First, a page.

When Caitlyn Polden first received a Happiness Kit, she admits she didn't know what to expect.
Standing in front of her was a man, whom she had never met before, saying he had a special delivery from Polden's brother, who lives in Ontario.
When she opened the neatly-wrapped blue package labelled “Happiness Kit,” she was surprised by what she saw. The kit contained a number of items including a yellow smiley-face stress ball, aromatherapy oil, chocolate and bubbles — all meant to brighten her day.
“I liked it, it was awesome,” Polden said. “I felt great, it showed that my brother was thinking about me even though he can't really help me right now.”
The Happiness Kit is part of Happiness Delivered, a project started by Royal Roads University business students Ray Schuttinga, Tristan Redman, Sylvia Goelman, Cynthia Durand-Smith and Celeste Hilton. As part of the project, customers can purchase the kits containing inspiring items, affirming quotes and notes. Students then package and deliver the kits to people in need of a smile.
Since the project launched on Jan. 28, the group has delivered 35 kits to friends, family members and co-workers around the Capital Regional District.
One of their most recent deliveries was to Polden who lost many of her belongings in fire that ripped through a Cook Street apartment were she was living with her fiance James, and cat, Bacon.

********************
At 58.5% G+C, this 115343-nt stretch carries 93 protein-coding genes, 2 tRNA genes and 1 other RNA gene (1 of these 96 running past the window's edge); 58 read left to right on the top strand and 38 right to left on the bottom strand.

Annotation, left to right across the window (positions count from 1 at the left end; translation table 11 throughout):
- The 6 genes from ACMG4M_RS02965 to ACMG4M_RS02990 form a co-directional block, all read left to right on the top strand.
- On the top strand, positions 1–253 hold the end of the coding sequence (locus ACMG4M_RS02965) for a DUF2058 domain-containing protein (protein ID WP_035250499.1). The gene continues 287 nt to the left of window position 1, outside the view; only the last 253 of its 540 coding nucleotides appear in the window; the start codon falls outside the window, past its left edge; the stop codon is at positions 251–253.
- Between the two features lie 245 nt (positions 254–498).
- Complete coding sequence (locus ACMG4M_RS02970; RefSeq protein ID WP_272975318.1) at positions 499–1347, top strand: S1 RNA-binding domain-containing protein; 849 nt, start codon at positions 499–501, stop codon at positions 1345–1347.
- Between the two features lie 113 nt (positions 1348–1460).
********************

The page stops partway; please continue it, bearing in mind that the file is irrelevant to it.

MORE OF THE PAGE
The fire broke out around 3:30 a.m. at 1021 Cook St. on Feb. 8. Polden was already awake, making breakfast before she went to work when she heard the fire alarm go off.
At first she thought it was a joke, but when it continued, she opened her door to see firefighters and tenants evacuating. Polden, who is four months pregnant, managed to wake up James, grab Bacon, purse, phone, work clothes and a jacket, before rushing out of the building.
While she was able to return to her apartment in the days after the fire that displaced 22 people, to retrieve their clothes, most of the furniture was destroyed.
“I was pretty devastated. The most expensive items I own have to be replaced now and I obviously am not in the financial position to do it, it's pretty upsetting,” Polden said.
Shortly after, the young couple moved into the Rock Bay Landing shelter, where they have been living for the past few weeks. Polden said the Happiness Kit brought her joy and a smile to her face, if only for a day.
It's reactions like Polden's that makes business student Ray Schuttinga proud of the online business.
“All these items combined create an experience for someone to give them an uplifting boost in their day, depending on if they're having a stressful day at work, or they're feeling down about something,” he said.
“It's not something that they were expecting in their day and it's nice for them to feel appreciated, loved and looked after. That's the rewarding part for us, every delivery that we head into, we know we're going to be making someone's day.”
Proceeds from the project are donated to the Kids Help Phone. For more information, visit happiness-delivered-co.myshopify.com/